Places to eat in Portugal

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    Solar dos amigos: A favorite to locals

    by solopes Updated Jan 8, 2014

    If you're travelling in central Portugal, and want to go to a place where hundreds of Portuguese gather to eat, this is a good choice.
    A restaurant where each dish serves up to 4 people, with typical food well prepared and reasonable prices is a MUST to locals.
    The ambiance is controlled, because the usual crowds are distributed in many small rooms, with different themes and decoration, but always matching typical patterns.

    Favorite Dish: Polvo na telha
    Tiborna de bacalhau
    Cascos

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    Rei dos Leitoes: Best Suckling Pig of my Life

    by alexchip Written Dec 18, 2013

    We tried to eat at nearby Bussaco Palace but were too late (lunch served only until 3pm sharp) so we looked on TripAdvisor in Mealhada, which is a town well known for its roasted piglet. We are so happy we missed our initial reservation at the Palace (where we went after lunch for a coffee and found the staff disinterested and the grounds deserted and somewhat depressing despite the gorgeous architecture and sumptuous interior). Rei de Leitos is an unpretentious spot full of locals and great for groups or families. The décor is cheeky, with piggy banks lining the walls, and while the restaurant is clean and pleasant, the focus is clearly on the food. We enjoyed the wide selection of couvert options (3 local cheeses, shaved cured ham, pastries full of roast pig and mushrooms, marinated olives), and selected one of the cheeses and the shiny strips of ham. The couvert system is different from that of other restaurants, which charge you for bread and olives. At Rei de Leitos you are charged only for what you actually consume. We ordered two entrees, which was probably slight overkill. We started with the grilled octopus, thick tentacles the size of small bananas blackened on the grill just a touch and served in a pool of olive oil and garlic, roasted onions, thick spinach, sweet red peppers, and round potatoes. The octopus was tender but not at all mushy, the right consistency, and the flavors of the seafood and vegetables complemented each other well. The dish was 23 Euro, the most expensive item on our bill and quite a large portion so only a true octopus lover should order it! We then shared a portion of the roasted piglet, the house specialty. It was the best roast pig I have ever had, better than any suckling pig in Madrid, Zaragoza, San Sebastian or Barcelona I have tried. The skin was crispy but softened by the layer of fat beneath. The meat was so tender it could be separated with a spoon, and the flavor was fantastic. In fact, it was so good I forgot all about the accompanying sauce, a powerful explosion of salt, pepper, garlic and melted pig fat that, used sparingly, adds a real pop to a subtle, moist, tender meat that really does melt in your mouth. The salad on the side and the potato chips were fine, but superfluous. We washed all of this down with the restaurant’s “homemade” dark beer, which had nice notes of coffee and honey. There was not room for any dessert, and the total bill came to 66 Euros for a big lunch with beer for two. The pork itself was 16 Euro. Our waiter spoke excellent English and explained their unique couvert system carefully, which was much appreciated. He also took us to see the roast house after—the piglet we had eaten had been on a farm one kilometer away two days before, in the building that very morning, butchered onsite, and roasted for 2 hours before landing on our plates. A bit morbid to think about, but try finding a shorter route from farm to table. We left satisfied, fat and happy. Highly recommended.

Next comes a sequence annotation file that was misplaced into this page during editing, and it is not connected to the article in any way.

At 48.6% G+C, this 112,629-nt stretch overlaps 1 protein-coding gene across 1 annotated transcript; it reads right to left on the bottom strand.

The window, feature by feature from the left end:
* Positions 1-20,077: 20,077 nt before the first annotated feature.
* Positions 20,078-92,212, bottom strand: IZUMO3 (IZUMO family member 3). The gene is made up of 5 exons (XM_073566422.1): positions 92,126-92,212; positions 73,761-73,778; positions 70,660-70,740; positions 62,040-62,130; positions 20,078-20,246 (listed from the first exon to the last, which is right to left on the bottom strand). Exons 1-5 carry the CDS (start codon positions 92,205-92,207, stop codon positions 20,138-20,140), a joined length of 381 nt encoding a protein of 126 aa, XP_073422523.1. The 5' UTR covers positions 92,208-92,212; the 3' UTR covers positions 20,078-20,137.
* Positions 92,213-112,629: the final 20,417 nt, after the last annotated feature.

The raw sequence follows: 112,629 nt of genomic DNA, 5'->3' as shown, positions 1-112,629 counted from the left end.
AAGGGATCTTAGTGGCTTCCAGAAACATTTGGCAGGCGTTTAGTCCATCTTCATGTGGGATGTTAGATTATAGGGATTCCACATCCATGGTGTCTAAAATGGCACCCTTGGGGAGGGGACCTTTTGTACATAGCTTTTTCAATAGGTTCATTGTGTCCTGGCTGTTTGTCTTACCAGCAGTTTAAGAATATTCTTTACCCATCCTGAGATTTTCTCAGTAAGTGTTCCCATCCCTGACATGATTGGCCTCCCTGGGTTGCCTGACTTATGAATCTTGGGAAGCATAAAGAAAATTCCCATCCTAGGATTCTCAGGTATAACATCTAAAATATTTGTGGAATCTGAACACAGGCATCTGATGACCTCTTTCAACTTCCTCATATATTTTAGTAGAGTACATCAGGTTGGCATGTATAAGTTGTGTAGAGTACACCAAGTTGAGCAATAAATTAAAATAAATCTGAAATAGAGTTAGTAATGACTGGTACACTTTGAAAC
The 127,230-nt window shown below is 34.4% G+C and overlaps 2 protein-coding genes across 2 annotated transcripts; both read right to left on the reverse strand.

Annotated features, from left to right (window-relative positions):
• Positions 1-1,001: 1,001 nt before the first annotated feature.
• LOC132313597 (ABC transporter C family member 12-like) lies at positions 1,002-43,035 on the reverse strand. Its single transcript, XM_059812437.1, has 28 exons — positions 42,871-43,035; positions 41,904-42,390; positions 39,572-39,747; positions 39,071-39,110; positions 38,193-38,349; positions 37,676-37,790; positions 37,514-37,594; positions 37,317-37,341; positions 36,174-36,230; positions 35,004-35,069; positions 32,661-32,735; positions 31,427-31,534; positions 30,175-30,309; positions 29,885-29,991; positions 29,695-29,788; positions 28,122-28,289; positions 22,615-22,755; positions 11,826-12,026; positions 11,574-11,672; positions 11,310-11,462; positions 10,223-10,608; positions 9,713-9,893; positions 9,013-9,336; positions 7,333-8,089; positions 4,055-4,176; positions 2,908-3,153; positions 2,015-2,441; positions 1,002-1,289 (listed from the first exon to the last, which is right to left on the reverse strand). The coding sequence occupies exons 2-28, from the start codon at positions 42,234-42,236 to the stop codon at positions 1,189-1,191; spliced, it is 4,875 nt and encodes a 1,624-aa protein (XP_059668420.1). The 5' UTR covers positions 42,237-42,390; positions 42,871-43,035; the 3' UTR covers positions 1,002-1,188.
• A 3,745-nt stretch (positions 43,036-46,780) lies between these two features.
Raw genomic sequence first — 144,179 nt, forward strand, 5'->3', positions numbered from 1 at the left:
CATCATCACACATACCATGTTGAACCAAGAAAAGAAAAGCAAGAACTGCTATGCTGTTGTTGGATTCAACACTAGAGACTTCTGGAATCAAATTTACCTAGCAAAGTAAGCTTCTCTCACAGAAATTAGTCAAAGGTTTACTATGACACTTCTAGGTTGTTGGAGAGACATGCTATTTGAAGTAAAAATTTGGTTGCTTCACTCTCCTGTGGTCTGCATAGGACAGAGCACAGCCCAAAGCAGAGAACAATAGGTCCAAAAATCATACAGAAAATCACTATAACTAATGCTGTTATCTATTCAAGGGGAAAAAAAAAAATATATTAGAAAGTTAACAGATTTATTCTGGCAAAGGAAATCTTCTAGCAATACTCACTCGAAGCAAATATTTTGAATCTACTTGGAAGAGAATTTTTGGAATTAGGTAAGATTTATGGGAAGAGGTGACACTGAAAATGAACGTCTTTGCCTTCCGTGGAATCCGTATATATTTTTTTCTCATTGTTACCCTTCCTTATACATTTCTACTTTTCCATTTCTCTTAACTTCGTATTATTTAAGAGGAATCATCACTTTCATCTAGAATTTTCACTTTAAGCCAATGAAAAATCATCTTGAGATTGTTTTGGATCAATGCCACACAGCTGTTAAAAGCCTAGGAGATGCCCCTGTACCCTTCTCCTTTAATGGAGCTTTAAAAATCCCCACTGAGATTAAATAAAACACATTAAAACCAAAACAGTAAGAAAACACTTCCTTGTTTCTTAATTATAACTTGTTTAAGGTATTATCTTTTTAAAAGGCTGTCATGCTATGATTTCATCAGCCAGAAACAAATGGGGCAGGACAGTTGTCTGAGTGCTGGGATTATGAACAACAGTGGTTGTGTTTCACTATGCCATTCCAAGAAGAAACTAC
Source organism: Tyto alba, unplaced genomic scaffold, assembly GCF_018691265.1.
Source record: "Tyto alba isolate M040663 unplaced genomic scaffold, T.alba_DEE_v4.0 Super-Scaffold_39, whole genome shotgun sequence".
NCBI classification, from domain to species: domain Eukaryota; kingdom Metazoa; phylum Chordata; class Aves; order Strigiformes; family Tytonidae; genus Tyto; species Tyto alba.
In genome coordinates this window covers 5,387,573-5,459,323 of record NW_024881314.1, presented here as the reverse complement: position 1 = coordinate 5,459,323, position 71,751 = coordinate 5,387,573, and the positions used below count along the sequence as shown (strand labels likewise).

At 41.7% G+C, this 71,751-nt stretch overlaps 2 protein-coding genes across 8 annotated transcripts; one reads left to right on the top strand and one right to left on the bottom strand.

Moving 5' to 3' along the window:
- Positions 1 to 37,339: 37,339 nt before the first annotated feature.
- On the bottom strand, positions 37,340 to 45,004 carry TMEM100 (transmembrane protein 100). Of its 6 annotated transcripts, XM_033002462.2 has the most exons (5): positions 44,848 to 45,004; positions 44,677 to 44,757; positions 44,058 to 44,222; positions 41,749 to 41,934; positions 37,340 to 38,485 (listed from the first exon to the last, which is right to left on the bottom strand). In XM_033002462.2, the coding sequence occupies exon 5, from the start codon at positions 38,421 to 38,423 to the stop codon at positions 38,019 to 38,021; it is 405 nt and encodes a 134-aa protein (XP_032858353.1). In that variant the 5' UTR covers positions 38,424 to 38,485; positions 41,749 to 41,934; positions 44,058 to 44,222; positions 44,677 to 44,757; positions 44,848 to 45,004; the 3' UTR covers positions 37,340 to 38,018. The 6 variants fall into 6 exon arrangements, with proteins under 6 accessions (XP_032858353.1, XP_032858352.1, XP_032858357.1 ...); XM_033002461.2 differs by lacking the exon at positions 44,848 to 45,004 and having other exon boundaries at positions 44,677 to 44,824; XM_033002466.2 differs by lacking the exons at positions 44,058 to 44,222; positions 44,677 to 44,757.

Favorite Dish: The PIG! Tender meat, melting fat, crispy skin, together it is the holy trinity of roasted swine.

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    Os Prazeres da Carne: Pretty Good Steak, Very Great View

    by alexchip Updated Dec 18, 2013

    Prazeres da Carne
    This Brazilian steakhouse sits in a premier spot overlooking the ocean, the terrace perfectly situated for warm afternoon lunches or sunset cocktails. The building itself is constructed around a few beautiful trees for a unique environment. Service was fast and friendly. We didn’t care much for the wine we selected (Casa Santar—a half bottle of red that lacked depth). My fiancée ordered the bife de chorizo cooked medium rare. This is similar to a New York Strip cut but not as thick. It had a nice strip of fat along the edge and it was pretty well cooked, right between what I would consider medium rare and medium. I would give the steak a 7/10 score, as there was not a thing wrong with it, but it lacked the flavor and juiciness of a top quality steak. The fries that accompanied her steak were tough and not very good. I had the mixed grill, which I was worried about for the right reason. As the meats were all small cuts they came medium to medium-well. I like my steak much more rare, so ordering a mixed grill of small cuts was my own mistake. The sausage was delicious and the fries that accompanied my meat, a different cut from those on my fiancee’s plate, were fantastic: hot and salty, just crispy on the outside. The side dishes were bowls of black beans, white rice (both done well), a tomato and onion salad in vinaigrette (delicious), and a breadcrumb consistency Brazilian side that we found difficult to swallow, literally. The bill was very reasonable, 50 Euro for two including two beers and a half bottle of wine, but given some of our other really great meals in Cascais at Hemingway, 5entidos, Monte Mar and Tertulia do Monte (in Estoril) we probably wouldn’t come back for steak. Maybe for a glass of wine to watch the sunset…